IF someone had told you in August 2017 that Namibia’s Julius Indongo would, come 2022, be returning to the UK – the scene of his career-best win – to fight Wales’ Chris Jenkins as a fighter 1-4 in his last four fights, you never would have believed it.
After all, four and a half years ago Indongo held two of the four super-lightweight belts and was squaring off against Terence Crawford, who owned the other two, in a fight many expected to at least be competitive. He had just defeated Ricky Burns in a masterful performance in Glasgow and before that had knocked out Eduard Troyanovsky in Russia. He was, for Crawford, deemed a danger, a threat, someone not be overlooked.
Three rounds later, however, Crawford had removed this threat and, unbeknown to Indongo, triggered his career demise. Since then, Indongo has been stopped three additional times – by Regis Prograis, Daniyar Yeleussinov and Hassan Mwakinyo – and has won just once, against the 4-1 Carltavius Jones Johnson.
Now, at 38, he returns to the UK this weekend (February 5) to fight Jenkins, a Welshman whose career to date has been fought against opponents considerably less well known.
“I didn’t expect it at all,” Jenkins told Boxing News. “When I lost to Ekow Essuman (last July), my contract ended with Frank Warren and wasn’t renewed. I thought, ‘here we go again, fighting on small hall shows and taking fights at the last minute’. But thanks to the great team around me this fight has come off and I’m really excited about it.
“I’m fighting in Cardiff, on a massive show for Wales, and I’m selling crazy amounts of tickets. I just have to repay them by putting on a fantastic performance now. I’m raring to go.”
If Indongo, 23-4 (12), feels desperate for a win, Jenkins can relate. For though his form has been nowhere near as patchy as his next opponent, the Swansea man did lose his last fight – an eighth-round stoppage against Essuman – and had to also settle for a four-round technical draw against Liam Taylor in the fight previous to that.
“It was a bitter pill to swallow,” Jenkins, 22-4-3 (8), said of the Essuman loss. “But the better man won on the night. Was he the better man on another night? We can’t really say. I fractured three ribs in round two and carried on going. But he won the fight and that’s the be-all and end-all of it.
“I spoke to Gary [Lockett, trainer] after the fight and I said, ‘What do you think, Gary?’ He said, ‘Woah, you’re not retiring. If it wasn’t for the rib injury you would have been well in the fight. Even with broken ribs you were still winning rounds.’
“So, I went away with the family caravanning in West Wales. I had to heal, so I couldn’t do too much anyway, and then I was back in the gym after that.
“Retirement was in the back of my mind but as soon as I spoke to the right people, my wife and Gary, I knew for a fact I’d be fighting again very, very soon. It’s been a while, don’t get me wrong, but it took 12 weeks for the ribs to heal. We’ve obviously had lockdowns and stuff like that as well. I’m just thinking about fighting now, starting with this on February 5 in Cardiff.”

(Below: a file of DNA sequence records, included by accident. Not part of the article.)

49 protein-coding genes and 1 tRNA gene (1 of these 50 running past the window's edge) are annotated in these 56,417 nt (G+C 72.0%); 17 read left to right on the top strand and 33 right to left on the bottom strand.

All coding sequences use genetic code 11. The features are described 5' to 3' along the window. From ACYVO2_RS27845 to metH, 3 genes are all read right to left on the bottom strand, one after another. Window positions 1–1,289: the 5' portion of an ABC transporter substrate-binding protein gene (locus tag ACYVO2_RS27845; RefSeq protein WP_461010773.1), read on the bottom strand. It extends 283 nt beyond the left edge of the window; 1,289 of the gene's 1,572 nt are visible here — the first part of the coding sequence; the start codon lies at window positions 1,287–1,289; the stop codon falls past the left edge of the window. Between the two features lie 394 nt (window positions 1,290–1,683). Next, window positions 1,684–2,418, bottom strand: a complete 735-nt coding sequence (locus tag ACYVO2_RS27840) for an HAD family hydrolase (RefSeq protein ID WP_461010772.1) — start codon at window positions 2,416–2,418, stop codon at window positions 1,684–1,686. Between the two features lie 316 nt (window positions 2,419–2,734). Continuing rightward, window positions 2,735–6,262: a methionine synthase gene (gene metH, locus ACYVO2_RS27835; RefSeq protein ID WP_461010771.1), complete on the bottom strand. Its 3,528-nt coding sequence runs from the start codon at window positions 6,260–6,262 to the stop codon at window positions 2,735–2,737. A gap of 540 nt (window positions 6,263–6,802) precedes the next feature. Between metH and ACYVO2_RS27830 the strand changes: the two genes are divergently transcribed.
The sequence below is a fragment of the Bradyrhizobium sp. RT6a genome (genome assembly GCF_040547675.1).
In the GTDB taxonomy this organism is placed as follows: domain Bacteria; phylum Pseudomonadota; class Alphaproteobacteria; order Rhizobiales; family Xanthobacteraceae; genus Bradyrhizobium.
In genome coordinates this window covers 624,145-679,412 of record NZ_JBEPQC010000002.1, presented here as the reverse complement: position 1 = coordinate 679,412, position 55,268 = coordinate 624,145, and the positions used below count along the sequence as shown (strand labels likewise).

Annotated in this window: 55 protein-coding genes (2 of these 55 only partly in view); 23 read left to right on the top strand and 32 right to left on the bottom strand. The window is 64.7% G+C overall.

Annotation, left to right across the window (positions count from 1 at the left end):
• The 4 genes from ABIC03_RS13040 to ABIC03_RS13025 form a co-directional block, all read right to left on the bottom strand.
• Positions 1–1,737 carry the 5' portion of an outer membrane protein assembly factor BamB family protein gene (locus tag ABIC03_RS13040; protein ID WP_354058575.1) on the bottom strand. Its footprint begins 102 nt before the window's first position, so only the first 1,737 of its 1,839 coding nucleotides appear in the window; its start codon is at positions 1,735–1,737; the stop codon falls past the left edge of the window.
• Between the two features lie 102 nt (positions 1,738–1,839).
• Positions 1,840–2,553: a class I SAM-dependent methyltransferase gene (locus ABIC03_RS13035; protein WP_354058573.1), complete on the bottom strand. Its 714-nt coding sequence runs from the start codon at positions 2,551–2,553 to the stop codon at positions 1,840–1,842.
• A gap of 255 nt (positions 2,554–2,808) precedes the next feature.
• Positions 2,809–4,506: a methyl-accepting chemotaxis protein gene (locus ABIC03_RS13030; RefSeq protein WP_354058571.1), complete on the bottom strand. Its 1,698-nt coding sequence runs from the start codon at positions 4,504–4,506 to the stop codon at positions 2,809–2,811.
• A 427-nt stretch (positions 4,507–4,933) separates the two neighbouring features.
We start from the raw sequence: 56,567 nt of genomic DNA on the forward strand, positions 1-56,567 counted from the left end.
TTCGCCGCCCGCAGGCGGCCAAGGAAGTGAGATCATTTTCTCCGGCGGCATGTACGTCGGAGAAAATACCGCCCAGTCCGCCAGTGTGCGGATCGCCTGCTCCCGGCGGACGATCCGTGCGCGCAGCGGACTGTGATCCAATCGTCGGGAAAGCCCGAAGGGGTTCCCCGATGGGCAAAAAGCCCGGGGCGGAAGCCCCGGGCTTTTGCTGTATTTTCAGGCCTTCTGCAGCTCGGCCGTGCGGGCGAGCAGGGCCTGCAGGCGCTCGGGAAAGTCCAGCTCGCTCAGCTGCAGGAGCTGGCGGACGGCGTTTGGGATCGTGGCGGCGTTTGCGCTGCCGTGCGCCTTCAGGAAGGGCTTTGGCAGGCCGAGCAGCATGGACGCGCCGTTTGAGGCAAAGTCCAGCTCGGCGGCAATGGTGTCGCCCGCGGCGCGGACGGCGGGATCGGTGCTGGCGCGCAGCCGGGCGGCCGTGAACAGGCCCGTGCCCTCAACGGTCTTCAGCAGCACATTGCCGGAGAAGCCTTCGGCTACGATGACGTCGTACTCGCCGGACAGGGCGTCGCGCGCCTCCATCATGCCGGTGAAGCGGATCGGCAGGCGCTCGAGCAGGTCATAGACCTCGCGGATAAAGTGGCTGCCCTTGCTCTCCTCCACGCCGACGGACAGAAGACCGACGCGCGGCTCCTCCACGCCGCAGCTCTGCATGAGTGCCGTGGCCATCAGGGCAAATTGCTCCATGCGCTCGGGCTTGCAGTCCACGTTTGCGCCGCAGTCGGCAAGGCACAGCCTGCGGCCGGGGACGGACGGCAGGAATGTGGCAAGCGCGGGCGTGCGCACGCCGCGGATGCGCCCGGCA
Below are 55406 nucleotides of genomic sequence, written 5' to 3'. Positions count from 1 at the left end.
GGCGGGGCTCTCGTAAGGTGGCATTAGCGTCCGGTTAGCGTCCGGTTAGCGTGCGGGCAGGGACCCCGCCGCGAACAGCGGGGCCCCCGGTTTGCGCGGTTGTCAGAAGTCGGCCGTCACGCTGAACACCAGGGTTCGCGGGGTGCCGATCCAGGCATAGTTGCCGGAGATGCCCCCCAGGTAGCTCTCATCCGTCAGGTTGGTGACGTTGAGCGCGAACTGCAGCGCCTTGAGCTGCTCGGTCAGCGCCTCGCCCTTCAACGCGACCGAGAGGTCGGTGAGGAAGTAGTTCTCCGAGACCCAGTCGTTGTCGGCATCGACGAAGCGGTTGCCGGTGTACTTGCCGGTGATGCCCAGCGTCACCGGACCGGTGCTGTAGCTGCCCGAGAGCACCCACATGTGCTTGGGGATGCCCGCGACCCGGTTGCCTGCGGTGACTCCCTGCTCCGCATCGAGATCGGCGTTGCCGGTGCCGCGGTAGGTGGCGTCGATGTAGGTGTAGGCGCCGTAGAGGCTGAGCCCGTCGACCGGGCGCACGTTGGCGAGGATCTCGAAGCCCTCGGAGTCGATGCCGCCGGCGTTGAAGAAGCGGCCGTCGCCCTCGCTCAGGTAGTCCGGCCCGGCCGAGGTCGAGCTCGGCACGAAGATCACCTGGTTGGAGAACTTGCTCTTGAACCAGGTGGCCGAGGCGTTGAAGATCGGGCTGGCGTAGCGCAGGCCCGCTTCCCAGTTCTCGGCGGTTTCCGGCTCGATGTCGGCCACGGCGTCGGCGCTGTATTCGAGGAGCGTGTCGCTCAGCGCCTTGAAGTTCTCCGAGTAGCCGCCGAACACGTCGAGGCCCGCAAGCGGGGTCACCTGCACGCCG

While the Indongo fight has surprised a lot of people within boxing circles, confused by its randomness, Jenkins’ shock was tempered somewhat by a lack of knowledge in this particular area. He had been aware of Indongo, of course, but had not followed his career, nor ever watched him with a view to one day calling him an opponent.
“I haven’t watched him over the years, no,” Jenkins said. “When his name was mentioned, all I was told were his credentials and I could tell instantly that this guy was no mug. He’s a former unified world champion. He’s beaten Ricky Burns. He also boxed Terence Crawford. He lost to Crawford, granted, but look where Crawford is now. He’s number one pound-for-pound in my opinion.
“Yes, he [Indongo] may have lost one or two since then that you would have expected him to win, but what he’s got is experience fighting at that top level. If you look at our records, they look similar, but what he has is top-level experience and what I might have in my favour is being a bit younger and a bit fresher at this moment in time.
“Also in his favour is that he is taller than me and has longer arms. But I haven’t been watching full fights of his, if I’m honest. I just sit down and watch a round here and a round there. I then might go back and have another look. All I’m worried about is working on the game plan Gary has given me in the gym.”
Just as important as a well-thought-out gameplan is timing – both in terms of punches being thrown and fights being taken.
“Boxing is about taking the fights at the right time,” Jenkins said. “Look at someone like Conor Benn and his recent fights. He’s fighting opponents at the right time. Here, it could be the right time for me and not for him [Indongo], or it could be the right time for him and not for me. I’ve just got to be focused and put in the hard work and make sure I execute the game plan.”